Anushka Shetty’s Bhaagmathie Movie Review: An uneven spine chiller that packs a punch
Director: G. Ashok
Cast: Anushka Shetty, Jayaram, Asha Sharrath and Murali Sharma
Rating: 3 stars
Bhaagmathie is Anushka Shetty’s first discharge since Baahubali 2 and it’s a film you can’t take effortlessly. It’s an uneven spine chiller that, while ticking every one of the tropes as a rule related with the awfulness kind, figures out how to pack a strong punch with a progression of turns, which pay off abundantly, giving the film a consummately engaging conclusion.
Basically the same as Vijay Sethupathi’s Pizza, Anushka’s Bhaagmathie underestimates the frightfulness sort, just to swindle us with some shrewd written work and winds. While it’s not difficult to figure the wind (in case you’re keen) mid path through the film, Bhaagmathie still accomplishes what most movies in this classification have neglected to achieve. Full credit to author chief Ashok for throwing together a spine chiller that is not at all like anything Telugu industry has created.
The plot rotates around IAS officer Chenchala, adminstrative secretary to a clergyman, who is accepted to be degenerate profoundly. CBI arrests Chenchala to check whether they can discover any prompt red-handedly bust the priest and secure her up an old manor, supposed to be possessed by the phantom of Queen Bhaagmathie. The occasions that follow in the house shapes the essence of the story.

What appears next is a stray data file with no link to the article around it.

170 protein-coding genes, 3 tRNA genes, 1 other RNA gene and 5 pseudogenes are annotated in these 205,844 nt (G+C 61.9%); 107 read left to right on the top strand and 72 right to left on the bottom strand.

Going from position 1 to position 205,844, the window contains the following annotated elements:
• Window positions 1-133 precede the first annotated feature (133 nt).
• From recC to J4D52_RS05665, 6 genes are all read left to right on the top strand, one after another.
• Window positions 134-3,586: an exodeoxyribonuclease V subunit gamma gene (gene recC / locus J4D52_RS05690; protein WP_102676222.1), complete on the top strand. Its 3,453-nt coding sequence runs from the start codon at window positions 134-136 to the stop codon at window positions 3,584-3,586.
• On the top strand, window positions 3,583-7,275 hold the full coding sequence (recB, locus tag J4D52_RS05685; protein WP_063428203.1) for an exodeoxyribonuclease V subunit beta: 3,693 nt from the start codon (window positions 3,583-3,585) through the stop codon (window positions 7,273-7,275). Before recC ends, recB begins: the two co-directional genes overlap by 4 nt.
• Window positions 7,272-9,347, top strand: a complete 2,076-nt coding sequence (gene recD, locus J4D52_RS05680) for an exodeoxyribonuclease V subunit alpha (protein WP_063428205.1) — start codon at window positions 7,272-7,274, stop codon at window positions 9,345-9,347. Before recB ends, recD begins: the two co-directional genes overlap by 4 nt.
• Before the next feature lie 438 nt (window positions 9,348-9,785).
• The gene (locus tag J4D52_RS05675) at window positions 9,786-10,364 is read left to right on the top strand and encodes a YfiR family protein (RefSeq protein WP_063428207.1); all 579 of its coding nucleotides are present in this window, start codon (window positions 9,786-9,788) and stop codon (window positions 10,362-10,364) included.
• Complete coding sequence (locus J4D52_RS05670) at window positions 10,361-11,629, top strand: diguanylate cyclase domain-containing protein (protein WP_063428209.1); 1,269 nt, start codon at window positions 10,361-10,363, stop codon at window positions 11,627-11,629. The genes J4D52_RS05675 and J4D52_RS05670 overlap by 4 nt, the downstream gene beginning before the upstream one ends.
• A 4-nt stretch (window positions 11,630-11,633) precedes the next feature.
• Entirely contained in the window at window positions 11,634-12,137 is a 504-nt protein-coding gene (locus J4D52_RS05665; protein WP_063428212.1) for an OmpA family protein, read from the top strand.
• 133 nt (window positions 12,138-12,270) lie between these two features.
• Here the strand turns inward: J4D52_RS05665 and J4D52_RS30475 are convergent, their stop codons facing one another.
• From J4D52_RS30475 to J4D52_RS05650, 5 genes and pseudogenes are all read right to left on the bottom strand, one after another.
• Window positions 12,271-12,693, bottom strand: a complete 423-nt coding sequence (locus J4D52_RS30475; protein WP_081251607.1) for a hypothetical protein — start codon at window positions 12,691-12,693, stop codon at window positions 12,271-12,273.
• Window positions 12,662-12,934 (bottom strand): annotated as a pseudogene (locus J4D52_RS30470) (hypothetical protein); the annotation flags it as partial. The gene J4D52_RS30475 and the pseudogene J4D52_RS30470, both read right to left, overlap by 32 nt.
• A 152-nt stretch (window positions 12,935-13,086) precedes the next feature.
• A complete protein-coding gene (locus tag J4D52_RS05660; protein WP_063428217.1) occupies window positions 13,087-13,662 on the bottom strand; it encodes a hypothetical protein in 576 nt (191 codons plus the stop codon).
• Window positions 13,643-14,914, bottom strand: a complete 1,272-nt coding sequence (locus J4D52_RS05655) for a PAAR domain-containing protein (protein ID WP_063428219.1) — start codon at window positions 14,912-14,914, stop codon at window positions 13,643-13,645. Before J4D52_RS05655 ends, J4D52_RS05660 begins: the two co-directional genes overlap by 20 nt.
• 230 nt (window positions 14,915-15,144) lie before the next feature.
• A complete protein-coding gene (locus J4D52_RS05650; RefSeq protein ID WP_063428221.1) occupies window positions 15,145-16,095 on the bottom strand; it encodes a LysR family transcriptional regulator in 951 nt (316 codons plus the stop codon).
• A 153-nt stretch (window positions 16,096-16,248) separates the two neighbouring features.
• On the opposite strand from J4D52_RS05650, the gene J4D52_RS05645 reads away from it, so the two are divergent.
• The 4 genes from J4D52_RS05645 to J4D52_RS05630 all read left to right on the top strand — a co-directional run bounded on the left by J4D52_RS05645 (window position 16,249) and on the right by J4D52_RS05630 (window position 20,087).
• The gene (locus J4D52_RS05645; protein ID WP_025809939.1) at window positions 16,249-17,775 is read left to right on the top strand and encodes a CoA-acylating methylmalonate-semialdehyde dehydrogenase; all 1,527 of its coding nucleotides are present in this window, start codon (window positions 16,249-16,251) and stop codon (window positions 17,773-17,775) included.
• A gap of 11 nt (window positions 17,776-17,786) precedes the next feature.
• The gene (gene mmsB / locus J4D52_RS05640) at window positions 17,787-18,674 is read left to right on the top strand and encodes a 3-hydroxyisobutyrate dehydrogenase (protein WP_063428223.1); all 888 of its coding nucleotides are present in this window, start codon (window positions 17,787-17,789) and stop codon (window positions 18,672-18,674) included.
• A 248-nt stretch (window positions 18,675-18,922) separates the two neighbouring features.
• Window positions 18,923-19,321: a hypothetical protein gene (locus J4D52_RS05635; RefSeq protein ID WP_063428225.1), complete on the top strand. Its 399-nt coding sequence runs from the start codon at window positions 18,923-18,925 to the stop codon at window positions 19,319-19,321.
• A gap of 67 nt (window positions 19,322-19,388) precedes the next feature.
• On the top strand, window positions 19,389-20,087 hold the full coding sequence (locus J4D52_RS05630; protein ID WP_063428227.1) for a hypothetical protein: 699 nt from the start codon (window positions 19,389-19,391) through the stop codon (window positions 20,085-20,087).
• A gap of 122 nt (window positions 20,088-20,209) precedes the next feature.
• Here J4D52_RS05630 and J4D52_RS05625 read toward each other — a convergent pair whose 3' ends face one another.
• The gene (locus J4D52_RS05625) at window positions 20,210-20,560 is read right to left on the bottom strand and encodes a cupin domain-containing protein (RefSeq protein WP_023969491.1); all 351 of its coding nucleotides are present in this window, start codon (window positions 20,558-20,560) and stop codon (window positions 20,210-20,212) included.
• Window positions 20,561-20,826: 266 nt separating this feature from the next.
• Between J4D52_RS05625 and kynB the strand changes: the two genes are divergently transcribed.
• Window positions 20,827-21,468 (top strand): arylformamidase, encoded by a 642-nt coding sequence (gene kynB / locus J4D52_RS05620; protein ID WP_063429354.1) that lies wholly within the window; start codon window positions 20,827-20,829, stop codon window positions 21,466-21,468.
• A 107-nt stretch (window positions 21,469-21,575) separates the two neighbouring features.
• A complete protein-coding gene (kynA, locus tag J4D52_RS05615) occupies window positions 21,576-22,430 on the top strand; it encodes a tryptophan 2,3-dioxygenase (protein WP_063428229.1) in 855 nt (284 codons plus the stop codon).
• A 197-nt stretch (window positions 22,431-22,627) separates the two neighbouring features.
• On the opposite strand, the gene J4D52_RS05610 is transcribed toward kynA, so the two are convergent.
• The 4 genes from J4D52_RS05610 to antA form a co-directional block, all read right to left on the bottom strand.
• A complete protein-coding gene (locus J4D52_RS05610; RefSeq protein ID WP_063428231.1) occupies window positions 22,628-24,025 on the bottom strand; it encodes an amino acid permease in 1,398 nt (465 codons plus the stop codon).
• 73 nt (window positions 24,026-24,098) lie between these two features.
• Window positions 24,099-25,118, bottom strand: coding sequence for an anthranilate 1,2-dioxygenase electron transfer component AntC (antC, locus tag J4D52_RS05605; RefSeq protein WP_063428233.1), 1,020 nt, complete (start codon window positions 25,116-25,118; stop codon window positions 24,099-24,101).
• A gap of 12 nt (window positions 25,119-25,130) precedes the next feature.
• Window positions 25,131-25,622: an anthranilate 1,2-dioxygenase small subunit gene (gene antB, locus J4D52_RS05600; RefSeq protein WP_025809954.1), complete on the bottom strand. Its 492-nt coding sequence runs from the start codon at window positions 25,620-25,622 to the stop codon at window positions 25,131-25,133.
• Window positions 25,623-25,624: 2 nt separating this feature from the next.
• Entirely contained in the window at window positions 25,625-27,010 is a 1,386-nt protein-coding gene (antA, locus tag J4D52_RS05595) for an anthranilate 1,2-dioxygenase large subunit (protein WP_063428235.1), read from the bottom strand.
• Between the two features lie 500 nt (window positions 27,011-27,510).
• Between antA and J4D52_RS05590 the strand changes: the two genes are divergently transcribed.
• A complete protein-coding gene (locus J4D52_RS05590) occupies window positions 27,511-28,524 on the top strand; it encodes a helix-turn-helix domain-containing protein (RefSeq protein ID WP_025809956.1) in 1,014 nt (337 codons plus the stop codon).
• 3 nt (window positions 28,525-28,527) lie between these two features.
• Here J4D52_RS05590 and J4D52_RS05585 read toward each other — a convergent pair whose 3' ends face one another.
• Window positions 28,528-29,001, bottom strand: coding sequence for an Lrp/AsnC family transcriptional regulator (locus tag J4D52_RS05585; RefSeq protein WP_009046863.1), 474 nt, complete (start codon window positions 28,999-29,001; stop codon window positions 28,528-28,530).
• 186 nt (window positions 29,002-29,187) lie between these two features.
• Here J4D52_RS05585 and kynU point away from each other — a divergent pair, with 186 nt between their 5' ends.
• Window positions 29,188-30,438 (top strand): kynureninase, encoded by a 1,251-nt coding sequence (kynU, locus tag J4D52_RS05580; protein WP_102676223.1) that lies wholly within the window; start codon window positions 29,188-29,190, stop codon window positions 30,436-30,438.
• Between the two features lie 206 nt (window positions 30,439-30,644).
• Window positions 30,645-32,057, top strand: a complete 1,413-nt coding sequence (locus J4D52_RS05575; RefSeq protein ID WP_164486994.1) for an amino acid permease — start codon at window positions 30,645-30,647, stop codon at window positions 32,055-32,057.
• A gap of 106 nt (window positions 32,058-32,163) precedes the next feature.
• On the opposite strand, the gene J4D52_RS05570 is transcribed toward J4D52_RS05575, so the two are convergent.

Anushka Shetty is fantastic in a part she claims and does full equity. There are minutes where she helps us to remember her flexibility, particularly why she’s more appropriate play savage characters more than a sentimental lead. There are parcels where her execution is reminiscent of Vikram’s part from Anniyan and it’s a treat to watch her take control of the story. She’s very much supported by Jayaram, who goes past the normal reprobate. Unni Mukundan sparkles quickly.
Bhaagmathie is an appreciated takeoff from the done to death awfulness kind and the unexpected turns lift a generally grim film that could’ve been somewhat shorter.